Mr. District Attorney

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Mr. District Attorney
Mr. District Attorney cast 1947.jpg
The cast in 1947. From left: Len Doyle (Harrington), Jay Jostyn (the District Attorney), and Vicki Vola (Edith Miller)
GenreCrime drama
Running time30 minutes
Country of originUnited States
Language(s)English
SyndicatesNBC Blue
NBC Red
ABC
StarringVicki Vola
Dwight Weist
Raymond Edward Johnson
Jay Jostyn
AnnouncerEd Herlihy
Mark Hawley
Fred Uttal
Created byEd Byron
Written byBob Shaw
Directed byEd Byron
Produced byPhillips H. Lord

Mr. District Attorney is a radio crime drama, produced by Samuel Bischoff, which aired on NBC and ABC from April 3, 1939, to June 13, 1952 (and in transcribed syndication through 1953). The series focused on a crusading district attorney (D.A.), initially known only as "Mister District Attorney," or "Chief", and was later translated to television. On television the D.A. had a name, Paul Garrett, and the radio version picked up this name in the final years when David Brian played the role. A key figure in the dramas was the D.A.'s secretary, Edith Miller (Vicki Vola).

History[edit]

Created, written, and directed by former law student Ed Byron, the series was inspired by the early years of New York Governor Thomas E. Dewey.[1] It was Dewey's public war against racketeering which led to his election as governor. Phillips H. Lord, creator of Gang Busters, helped to develop the concept and coined the title. Byron lent an air of accuracy and immediacy to his scripts through close study of crime statistics, a library of criminology texts, following the newspapers, and even going around rough bars to gain tips, background, and color from crooks and police alike.[2]

Produced throughout its run in New York City, the series began as a 15-minute serial, becoming a half-hour, self-contained series three months later as a summer replacement for The Bob Hope Show beginning June 27, 1939.[3] During 1942, Mr. District Attorney began battling Nazis, leading to conflicts with the FBI when the scripts reflected life too closely.[2]

The program was sponsored by Bristol-Myers.[4]

Cast and characters[edit]

  • Mr. District Attorney – The nameless title role was played by several actors throughout the run, with the breakdown as follows:
  • Voice of the Law – The show's signature was the opening announcer, known as the "Voice of the Law," who defined the creed and duties of Mr. District Attorney. The role was played by Maurice Franklin and also Jay Jostyn, prior to taking over the lead role
  • Miss Miller – Edith Miller was the district attorney's faithful secretary, played throughout the run by Vicki Vola
  • Miss Rand – The D.A.'s receptionist was played by Eleanor Silver and Arlene Francis.[1]
  • Len Harrington – The D.A.'s chief investigator, a former cop; played by Walter Kinsella, who had been heard in various police roles during the early years, and by Len Doyle from 1940 onward.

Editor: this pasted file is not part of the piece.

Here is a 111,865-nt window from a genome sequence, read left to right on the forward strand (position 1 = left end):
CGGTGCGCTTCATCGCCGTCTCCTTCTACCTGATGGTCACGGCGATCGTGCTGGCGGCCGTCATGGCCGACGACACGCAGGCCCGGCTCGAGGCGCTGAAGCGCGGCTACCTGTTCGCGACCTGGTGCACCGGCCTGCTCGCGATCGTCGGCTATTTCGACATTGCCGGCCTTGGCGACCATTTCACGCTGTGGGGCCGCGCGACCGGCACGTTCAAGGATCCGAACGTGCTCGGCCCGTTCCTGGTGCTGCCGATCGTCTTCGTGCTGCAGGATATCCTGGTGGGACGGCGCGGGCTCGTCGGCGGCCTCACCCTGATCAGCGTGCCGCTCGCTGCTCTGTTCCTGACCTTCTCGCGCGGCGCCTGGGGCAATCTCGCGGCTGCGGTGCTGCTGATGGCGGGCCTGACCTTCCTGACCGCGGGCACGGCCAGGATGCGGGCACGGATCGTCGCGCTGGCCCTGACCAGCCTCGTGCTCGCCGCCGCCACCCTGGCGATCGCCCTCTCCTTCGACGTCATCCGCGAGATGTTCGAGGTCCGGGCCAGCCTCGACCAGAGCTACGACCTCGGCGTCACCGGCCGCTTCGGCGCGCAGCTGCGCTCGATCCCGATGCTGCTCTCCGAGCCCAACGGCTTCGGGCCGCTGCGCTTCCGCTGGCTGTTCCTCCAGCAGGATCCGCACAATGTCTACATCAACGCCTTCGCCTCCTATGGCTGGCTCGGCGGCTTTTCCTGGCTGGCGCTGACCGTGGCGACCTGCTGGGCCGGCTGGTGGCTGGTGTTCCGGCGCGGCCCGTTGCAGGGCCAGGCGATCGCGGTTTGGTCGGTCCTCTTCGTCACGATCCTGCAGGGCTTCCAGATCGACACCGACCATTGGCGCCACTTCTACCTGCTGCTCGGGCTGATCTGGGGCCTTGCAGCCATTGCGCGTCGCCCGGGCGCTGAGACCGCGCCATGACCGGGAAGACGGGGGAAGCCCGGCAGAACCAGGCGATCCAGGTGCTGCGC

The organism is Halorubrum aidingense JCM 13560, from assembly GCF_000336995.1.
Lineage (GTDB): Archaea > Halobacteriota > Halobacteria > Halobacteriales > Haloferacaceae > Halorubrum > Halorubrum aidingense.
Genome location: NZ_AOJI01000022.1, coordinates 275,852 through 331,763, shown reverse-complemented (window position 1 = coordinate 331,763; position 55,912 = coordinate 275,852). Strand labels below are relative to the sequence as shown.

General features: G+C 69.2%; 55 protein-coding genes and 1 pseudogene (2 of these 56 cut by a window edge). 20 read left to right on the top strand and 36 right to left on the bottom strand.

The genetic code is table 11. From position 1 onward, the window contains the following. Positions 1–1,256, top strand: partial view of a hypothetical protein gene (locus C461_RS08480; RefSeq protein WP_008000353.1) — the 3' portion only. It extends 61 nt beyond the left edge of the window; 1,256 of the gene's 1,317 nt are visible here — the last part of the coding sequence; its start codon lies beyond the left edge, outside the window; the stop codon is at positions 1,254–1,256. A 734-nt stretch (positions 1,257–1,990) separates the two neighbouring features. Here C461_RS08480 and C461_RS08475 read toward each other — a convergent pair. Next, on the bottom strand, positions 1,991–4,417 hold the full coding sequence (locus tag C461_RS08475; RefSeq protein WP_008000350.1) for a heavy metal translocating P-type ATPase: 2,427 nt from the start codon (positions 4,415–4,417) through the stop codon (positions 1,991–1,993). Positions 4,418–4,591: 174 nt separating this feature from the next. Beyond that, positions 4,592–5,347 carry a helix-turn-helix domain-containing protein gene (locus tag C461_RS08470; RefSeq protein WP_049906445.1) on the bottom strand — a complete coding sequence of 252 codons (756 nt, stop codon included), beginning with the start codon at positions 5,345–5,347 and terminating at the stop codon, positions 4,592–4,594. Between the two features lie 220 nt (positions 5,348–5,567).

• Other supporting players and guests on the series included such noted actors as Paul Stewart and Frank Lovejoy.
  • Harry Salter conducted the music.[7]

Television[edit]

David Brian in the title role, 1954.

Near the end of the radio run, the series was transferred to television. The first incarnation ran on ABC from October 1, 1951 through June 23, 1952, airing on alternate Mondays, first with The Amazing Mr. Malone and then Out of the Fog. The current radio cast reprised their roles: Jay Jostyn as Mr. District Attorney, Vicki Vola as Miss Miller, and Len Doyle as Harrington.

Season 1 (1951–52)[edit]

No.
overall
No. in
season
Title Directed by Written by Original air date
11"The Case Of The Homecoming"TBATBAOctober 1, 1951 (1951-10-01)
22"The Case Of The Bindle Boy"TBATBAOctober 15, 1951 (1951-10-15)
33"The Case Of The Cop-Killer"TBATBAOctober 29, 1951 (1951-10-29)
44"The Case Of The Bird Brain"TBATBANovember 12, 1951 (1951-11-12)
55"The Case Of The Dangerous Clown"TBATBANovember 26, 1951 (1951-11-26)
66"The Case Of The Silent Victim"TBATBADecember 10, 1951 (1951-12-10)
77"The Case Of The Crooked Finger"TBATBADecember 24, 1951 (1951-12-24)
88"The Case Of The Big Day"TBATBAJanuary 7, 1952 (1952-01-07)
99"The Case Of The Three Ravens"TBATBAJanuary 21, 1952 (1952-01-21)
1010"The Case Of All But Two"TBATBAFebruary 4, 1952 (1952-02-04)
1111"The Case Of The Rain-Check"TBATBAFebruary 18, 1952 (1952-02-18)
1212"The Case Of The Powder Keg"TBATBAMarch 3, 1952 (1952-03-03)
1313"The Case Of The Golden Square"TBATBAMarch 17, 1952 (1952-03-17)
1414"The Case Of The Beetle"TBATBAMarch 31, 1952 (1952-03-31)
1515"The Case Of The Grand Old Man"TBATBAApril 14, 1952 (1952-04-14)
1616"The Case Of The Bag-Man"TBATBAApril 28, 1952 (1952-04-28)
1717"The Case Of The Promise"TBATBAMay 12, 1952 (1952-05-12)
1818"The Case Of The Junk Man"TBATBAMay 26, 1952 (1952-05-26)